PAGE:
The Yokos not only give people the opportunity to clothe themselves in an environmentally sound way, but they also give aspiring fashion design students the opportunity to contribute to their environmental cause while gaining work experience. They’re currently holding a student eco-fashion design contest to expand the Black Orchid Fashion product line with a $500 award for the winner.
“Hopefully, this will inspire young designers to learn about the benefits of using sustainable fabrics in their designs,” Gary says.
They also donate a portion of all Black Orchid Fashion proceeds to Conservation International, a charity that works to conserve biodiversity and ensure sustainable livelihoods, something that both Allie and Gary strongly support.
“I don’t think it is something that shouldn’t be trendy,” Allie says. “I think it should be a way of life.”
For more information on BLACK ORCHID and eco-fashion or to order clothing, visit www.blackorchidfashion.com.
More Female Design Entrepreneurs from UC
Because this section is about women who make things and because DAAP is just brimming with talented and crafty women, here’s a glimpse at two who have established their own independent design lines and were instrumental in conceiving and producing the recent craft circus/arts market, GRASS, last month at the Niehoff Studios on Short Vine. This communityinspired event featured clothing, jewelry, art, music and more with vendors from Cincinnati and elsewhere — like a big city trunk show, but here.
Poncho Rose: Brittany (Rosie) Kovacs
Brittany Kovacs is the mastermind behind Poncho Rose, a clothing line that has built its reputation on authenticity, originality and process. Items have unexpected, almost avant garde details and interesting combinations of texture and color. She’ll hand embroider a vest with patterns inspired by the Ndebele people of Zimbabwe, bleach out a pair of black denim shorts and outline the state of Ohio on the back pocket or add nontraditional seaming to the side of a skirt. For fabric expect rustic feeling denim and cotton alongside flashes of futuristic mesh and satin. Currently dying a garment with mouthwash and chamomile leaves, Kovacs says it’s this mix of the natural and the experimental that “attracts a certain kind of person, a person with a little umph” to Poncho Rose.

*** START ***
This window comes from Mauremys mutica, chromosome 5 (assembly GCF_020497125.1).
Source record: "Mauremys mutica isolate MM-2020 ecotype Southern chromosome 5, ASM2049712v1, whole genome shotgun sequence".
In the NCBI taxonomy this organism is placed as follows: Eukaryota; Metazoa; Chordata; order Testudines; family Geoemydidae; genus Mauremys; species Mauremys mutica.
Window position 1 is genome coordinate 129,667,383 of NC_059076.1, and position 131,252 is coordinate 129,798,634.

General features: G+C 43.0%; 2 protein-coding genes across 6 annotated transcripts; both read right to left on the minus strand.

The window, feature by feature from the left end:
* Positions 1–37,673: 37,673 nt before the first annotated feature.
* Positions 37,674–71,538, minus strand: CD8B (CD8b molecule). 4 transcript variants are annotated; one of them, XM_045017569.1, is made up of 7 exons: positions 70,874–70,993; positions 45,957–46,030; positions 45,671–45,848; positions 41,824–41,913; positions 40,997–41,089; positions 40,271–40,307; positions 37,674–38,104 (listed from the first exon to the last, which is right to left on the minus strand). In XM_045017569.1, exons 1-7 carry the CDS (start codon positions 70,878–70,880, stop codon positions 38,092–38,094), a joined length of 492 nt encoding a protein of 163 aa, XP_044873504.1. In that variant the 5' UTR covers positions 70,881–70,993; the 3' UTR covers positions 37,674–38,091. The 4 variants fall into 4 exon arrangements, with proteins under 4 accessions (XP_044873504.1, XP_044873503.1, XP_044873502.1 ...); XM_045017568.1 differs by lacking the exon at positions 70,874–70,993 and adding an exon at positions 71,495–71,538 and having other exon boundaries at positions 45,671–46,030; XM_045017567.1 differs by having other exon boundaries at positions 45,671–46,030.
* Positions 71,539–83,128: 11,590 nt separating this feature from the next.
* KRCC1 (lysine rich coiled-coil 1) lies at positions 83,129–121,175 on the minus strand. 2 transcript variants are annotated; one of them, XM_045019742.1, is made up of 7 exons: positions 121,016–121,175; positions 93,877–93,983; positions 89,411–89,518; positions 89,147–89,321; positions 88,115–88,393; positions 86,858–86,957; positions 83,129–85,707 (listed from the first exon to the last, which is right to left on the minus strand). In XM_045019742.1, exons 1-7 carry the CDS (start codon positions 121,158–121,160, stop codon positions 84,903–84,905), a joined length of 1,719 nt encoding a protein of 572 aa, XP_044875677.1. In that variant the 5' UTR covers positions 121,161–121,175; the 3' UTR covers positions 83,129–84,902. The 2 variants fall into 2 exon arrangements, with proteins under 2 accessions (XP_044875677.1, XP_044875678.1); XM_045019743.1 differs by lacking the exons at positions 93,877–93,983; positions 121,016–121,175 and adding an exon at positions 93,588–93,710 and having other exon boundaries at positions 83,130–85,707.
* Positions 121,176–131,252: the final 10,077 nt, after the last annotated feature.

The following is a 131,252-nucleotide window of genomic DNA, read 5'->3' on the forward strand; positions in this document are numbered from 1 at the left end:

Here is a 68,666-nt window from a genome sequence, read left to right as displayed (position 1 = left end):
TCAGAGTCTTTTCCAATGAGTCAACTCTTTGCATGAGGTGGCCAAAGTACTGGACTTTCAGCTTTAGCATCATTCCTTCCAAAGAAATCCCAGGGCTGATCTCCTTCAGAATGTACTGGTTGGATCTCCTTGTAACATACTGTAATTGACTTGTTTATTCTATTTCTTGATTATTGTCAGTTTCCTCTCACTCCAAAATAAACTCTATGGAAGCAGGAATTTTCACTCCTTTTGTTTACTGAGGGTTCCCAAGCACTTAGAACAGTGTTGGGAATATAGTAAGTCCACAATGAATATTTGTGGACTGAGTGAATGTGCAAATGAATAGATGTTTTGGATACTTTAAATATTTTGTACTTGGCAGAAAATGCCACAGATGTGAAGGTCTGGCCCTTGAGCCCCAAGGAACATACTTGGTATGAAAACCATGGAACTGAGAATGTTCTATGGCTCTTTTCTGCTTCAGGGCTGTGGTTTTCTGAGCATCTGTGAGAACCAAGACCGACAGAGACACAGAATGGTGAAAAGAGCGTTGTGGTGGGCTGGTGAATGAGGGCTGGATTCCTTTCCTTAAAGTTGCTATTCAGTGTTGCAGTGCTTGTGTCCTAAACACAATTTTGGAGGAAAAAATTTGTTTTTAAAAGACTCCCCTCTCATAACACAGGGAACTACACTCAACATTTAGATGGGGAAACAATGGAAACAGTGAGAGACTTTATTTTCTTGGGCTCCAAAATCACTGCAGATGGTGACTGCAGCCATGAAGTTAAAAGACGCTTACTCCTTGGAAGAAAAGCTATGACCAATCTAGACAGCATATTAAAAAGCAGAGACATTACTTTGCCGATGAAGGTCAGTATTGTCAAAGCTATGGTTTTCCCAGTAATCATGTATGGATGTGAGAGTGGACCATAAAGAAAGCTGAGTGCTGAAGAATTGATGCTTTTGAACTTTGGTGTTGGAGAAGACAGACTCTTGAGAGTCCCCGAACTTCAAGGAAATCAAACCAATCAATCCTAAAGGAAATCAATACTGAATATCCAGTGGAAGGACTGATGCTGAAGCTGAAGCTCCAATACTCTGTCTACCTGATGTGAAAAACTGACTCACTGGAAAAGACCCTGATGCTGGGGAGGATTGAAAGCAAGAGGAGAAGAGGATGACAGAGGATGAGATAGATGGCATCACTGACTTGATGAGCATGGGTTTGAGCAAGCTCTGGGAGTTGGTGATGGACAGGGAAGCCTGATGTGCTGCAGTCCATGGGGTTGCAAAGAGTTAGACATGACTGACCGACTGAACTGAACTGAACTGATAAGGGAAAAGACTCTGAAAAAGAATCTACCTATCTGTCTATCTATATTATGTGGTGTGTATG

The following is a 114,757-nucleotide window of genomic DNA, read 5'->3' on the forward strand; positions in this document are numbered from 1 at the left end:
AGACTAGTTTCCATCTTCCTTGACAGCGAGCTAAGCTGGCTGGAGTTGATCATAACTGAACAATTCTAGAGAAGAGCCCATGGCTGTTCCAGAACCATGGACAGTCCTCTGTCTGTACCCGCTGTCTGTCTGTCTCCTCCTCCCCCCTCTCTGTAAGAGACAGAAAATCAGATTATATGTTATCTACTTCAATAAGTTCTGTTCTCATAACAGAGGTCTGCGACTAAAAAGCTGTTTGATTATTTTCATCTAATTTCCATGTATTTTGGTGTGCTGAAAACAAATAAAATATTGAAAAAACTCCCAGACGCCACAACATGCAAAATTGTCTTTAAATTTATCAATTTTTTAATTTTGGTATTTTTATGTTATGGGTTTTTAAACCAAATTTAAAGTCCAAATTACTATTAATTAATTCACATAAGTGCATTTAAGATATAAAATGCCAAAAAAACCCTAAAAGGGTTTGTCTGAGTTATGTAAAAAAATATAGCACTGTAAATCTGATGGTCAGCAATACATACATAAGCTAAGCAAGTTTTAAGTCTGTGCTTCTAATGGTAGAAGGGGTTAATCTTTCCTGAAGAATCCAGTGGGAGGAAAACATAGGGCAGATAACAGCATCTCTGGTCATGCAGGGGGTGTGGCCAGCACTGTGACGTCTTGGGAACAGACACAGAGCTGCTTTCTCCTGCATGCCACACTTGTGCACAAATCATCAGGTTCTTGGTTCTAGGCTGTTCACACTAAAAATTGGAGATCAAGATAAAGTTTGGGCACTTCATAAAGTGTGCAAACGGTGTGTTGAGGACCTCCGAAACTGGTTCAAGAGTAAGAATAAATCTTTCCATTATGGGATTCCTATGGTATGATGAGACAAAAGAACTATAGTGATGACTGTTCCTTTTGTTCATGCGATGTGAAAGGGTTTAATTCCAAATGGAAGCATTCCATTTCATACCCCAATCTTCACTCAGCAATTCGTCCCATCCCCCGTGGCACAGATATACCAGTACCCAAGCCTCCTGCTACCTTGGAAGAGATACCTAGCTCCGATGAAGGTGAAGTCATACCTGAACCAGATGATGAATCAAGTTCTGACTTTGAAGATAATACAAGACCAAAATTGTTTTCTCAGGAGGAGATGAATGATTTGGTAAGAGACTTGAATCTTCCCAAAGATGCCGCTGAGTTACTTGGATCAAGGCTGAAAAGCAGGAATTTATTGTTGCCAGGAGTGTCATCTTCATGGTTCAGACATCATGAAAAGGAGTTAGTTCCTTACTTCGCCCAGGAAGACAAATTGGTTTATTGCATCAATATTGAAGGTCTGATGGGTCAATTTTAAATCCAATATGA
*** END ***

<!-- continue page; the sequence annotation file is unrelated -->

Grabbing inspiration from vintage finds and up-cycled garments, Kovacs could be called a resourceful clothier. She believes clothing reflects changes in society and comments on the social and ecological events of the time, which is why craftsmanship is so important to her. She plans to open a concept store in the old Cincinnati Brush Factory in Brighton after she graduates in June to feature locally made merchandise, including her line, which will be constructed on the premises so clients and customers can see where and how their items are being created.
“I just want to be able to sustain myself and help others do the same through handcrafted work and good quality artisanship. I think there is a movement happening, slow, but it’s there. Consumers are looking for quality pieces, whether that’s clothes, furniture, food, etc. Something that has a little more meaning and will last. An Arts and Crafts revival!”
VEIN: Lynda C. Lucas
Lynda C. Lucas’ nature and voodoo-inspired talismans are wearable pieces of narrative history with a sarcastic slant. Finding inspiration in native culture and black magic, she combines organic materials like porcupine quills, penis bones and animal skulls with functional and scientific objects like medicine bottles, glass vials and bullet casings to form sculptural necklaces that are both delicate and obtuse.
After collecting her baubles (what other people might consider garbage) from places like cruelty-free salvaged science stores, Victorian curiosity shops or the ground, she’ll lay them out and begin spontaneously composing a new necklace. As she’s had no formal training in jewelry making (she’s a Graphic Design major at DAAP), she approaches VEIN in an unconventional way that is truly DIY.
VEIN itself refers to “a vein pattern in your body, in a tree, in lightning and in a river,” but also the word “vain,” reflecting the normally meaningless nature of jewelry. But Lucas takes the time to ensure that her pieces are anything but meaningless. Believing that stories and history imbue all objects with significance and power, she learns the history behind the items she puts on her necklaces, even going so far as to handwrite tiny tags detailing the origin of each component.
This cycle of discovery, knowledge, creation and letting go is something Lucas does on repeat giving women (and men) a tangible chunk of unexpected beauty.